Journal of Sports Science and Medicine
Journal of Sports Science and Medicine
 
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Journal of Sports Science and Medicine
ISSN: 1303 - 2968
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©Journal of Sports Science and Medicine (2017) 16, 375 - 382
Research article
Chronic Eccentric Exercise and Antioxidant Supplementation: Effects on Lipid Profile and Insulin Sensitivity
Christina Yfanti1, Athanasios Tsiokanos1, Ioannis G. Fatouros1,2, Anastasios A. Theodorou1, Chariklia K. Deli1,2, Yiannis Koutedakis1,2,3, Athanasios Z. Jamurtas1,2,

1 School of Physical Education and Sport Science, University of Thessaly, Trikala, Greece
2 Institute for Research and Technology of Thessaly (I.RE.TE.TH) at Trikala, Greece
3 School of Sports, Performing Arts and Leisure, University of Wolverhampton, United Kingdom

Athanasios Z. Jamurtas
‚úČ School of Physical Education & Sport Science, University of Thessaly, Karies, Trikala 42100, Greece
Email: ajamurt@pe.uth.gr

Received:
11-04-2017 -- Accepted: 29-06-2017 --
Published (online): 08-08-2017

ABSTRACT

Eccentric exercise has been shown to exert beneficial effects in both lipid profile and insulin sensitivity. Antioxidant supplementation during chronic exercise is controversial as it may prevent the physiological training-induced adaptations. The aim of this study was to investigate: 1) the minimum duration of the eccentric exercise training required before changes on metabolic parameters are observed and 2) whether antioxidant supplementation during training would interfere with these adaptations. Sixteen young healthy men were randomized into the Vit group (1 g of vitamin C and 400 IU vitamin E daily) and the placebo (PL) group. Subjects received the supplementation for 9 weeks. During weeks 5-9 all participants went through an eccentric exercise training protocol consisting of two exercise sessions (5 sets of 15 eccentric maximal voluntary contractions) per week. Plasma triglycerides (TG), total cholesterol (TC), high density lipoprotein (HDL), low density lipoprotein (LDL), apolipoproteins (Apo A1, Apo B and Lpa) and insulin sensitivity (HOMA) were assessed before the supplementation (week 0), at weeks 5, 6, 7, 8 and 9. TG, TC and LDL were significantly lower compared to pre supplementation at both weeks 8 and 9 (P<0.05) in both groups. HDL was significantly elevated after 4 weeks of training (p < 0.005) in both groups. There was no effect of the antioxidant supplementation in any of the variables. There was no effect of either the training or the supplementation protocol in apolipoproteins levels and insulin sensitivity. A minimum duration of 3 weeks of eccentric exercise training is required before beneficial effects in lipid profile can be observed in healthy young men. Concomitant antioxidant supplementation does not interfere with the training-induced adaptations.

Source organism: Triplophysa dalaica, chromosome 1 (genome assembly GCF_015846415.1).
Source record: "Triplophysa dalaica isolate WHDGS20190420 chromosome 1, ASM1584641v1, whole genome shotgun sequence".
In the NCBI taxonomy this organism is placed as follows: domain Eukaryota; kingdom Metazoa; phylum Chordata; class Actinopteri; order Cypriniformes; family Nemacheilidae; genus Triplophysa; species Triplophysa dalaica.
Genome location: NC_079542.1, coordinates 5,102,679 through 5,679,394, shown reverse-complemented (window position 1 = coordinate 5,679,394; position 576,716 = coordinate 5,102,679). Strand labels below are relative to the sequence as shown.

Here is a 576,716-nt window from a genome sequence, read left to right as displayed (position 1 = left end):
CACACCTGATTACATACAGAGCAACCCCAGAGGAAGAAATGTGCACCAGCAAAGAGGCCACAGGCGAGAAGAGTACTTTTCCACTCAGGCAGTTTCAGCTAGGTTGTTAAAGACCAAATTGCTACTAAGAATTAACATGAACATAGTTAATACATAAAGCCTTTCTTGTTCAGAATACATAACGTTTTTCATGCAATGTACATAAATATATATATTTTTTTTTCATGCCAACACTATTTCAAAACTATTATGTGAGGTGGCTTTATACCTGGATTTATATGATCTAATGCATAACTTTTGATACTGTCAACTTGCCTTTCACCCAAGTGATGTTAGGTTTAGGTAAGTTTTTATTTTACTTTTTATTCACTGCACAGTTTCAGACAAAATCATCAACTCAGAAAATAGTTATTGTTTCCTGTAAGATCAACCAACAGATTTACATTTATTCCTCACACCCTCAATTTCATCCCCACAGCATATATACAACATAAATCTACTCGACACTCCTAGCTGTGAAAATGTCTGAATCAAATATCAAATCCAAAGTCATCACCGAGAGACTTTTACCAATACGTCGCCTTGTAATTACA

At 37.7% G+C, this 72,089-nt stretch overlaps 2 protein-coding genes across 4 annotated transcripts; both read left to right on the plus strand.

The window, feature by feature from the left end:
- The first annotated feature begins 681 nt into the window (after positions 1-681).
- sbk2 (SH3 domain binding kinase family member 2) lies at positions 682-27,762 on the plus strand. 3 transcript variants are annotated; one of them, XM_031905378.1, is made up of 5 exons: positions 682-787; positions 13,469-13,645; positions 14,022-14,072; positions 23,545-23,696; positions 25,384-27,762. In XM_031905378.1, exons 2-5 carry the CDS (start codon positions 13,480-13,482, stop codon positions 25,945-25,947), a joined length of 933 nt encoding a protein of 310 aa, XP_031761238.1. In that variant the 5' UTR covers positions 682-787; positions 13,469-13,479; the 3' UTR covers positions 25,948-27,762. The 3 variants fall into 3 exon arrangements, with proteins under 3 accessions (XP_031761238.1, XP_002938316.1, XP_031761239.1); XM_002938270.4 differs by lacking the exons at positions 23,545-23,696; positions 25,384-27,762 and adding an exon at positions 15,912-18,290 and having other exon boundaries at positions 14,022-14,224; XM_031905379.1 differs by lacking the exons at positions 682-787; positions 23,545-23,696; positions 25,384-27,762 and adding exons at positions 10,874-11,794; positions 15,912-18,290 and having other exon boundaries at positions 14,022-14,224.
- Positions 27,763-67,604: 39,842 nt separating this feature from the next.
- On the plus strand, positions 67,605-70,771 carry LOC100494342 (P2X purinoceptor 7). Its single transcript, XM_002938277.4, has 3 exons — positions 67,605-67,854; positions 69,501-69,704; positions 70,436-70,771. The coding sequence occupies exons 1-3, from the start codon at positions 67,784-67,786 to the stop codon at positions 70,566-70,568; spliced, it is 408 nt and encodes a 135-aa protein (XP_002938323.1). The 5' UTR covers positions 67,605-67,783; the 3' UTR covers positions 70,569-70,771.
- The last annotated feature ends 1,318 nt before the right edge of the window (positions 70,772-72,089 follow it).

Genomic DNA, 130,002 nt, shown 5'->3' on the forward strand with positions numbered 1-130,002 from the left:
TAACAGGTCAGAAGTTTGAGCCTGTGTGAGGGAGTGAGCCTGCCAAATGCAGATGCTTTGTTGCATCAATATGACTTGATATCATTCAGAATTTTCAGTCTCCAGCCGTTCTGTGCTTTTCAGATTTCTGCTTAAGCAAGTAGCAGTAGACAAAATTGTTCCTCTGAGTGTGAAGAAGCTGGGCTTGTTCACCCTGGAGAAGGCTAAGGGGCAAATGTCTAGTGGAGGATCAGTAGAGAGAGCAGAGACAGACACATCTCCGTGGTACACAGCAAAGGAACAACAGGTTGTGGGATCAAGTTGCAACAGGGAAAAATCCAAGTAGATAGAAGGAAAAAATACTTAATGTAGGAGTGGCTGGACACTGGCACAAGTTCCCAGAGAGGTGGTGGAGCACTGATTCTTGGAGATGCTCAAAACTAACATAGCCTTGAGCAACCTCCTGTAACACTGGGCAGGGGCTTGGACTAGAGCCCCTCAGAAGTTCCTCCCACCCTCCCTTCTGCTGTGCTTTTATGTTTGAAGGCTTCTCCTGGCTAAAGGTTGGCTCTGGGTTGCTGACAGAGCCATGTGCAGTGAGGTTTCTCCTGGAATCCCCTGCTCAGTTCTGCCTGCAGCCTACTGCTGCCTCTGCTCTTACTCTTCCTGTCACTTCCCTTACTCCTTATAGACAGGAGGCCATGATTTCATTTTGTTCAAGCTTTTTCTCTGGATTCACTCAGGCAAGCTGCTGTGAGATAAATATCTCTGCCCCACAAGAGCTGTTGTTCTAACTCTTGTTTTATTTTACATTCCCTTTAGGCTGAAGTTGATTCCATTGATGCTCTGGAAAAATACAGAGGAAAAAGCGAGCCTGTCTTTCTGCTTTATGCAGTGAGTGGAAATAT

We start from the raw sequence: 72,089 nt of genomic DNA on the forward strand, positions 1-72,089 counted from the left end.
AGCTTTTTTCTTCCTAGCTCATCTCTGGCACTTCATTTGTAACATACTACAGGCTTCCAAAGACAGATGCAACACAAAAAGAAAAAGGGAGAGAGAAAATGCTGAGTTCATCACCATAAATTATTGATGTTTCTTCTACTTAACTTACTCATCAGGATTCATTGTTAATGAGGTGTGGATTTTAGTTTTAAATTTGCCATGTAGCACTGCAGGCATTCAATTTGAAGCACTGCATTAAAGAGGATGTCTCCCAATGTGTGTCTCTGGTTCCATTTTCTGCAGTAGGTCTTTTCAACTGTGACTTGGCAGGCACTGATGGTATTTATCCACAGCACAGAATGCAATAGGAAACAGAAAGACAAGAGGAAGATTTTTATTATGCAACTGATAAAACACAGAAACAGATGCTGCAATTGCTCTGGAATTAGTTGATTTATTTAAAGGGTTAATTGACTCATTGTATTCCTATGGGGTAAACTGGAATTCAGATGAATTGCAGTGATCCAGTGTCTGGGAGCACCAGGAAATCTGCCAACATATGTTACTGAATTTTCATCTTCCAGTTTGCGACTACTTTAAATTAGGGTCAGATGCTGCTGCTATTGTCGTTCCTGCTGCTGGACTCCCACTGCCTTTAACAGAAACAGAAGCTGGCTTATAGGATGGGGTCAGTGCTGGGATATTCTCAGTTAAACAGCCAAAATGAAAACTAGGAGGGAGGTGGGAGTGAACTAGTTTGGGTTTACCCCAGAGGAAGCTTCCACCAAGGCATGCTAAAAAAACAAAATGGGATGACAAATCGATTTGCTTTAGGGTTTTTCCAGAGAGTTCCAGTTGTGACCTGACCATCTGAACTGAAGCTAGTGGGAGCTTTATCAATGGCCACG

Key words: Eccentric exercise, insulin sensitivity, metabolic profile, vitamin supplementation
Key Points
Eccentric training results in improvements in blood lipid profile.
A minimum of three weeks is needed to see improvements in blood lipid profile following eccentric training.
Vit C and E supplementation concomitant with eccentric training has no effect on blood lipid profile or insulin sensitivity.

 


  

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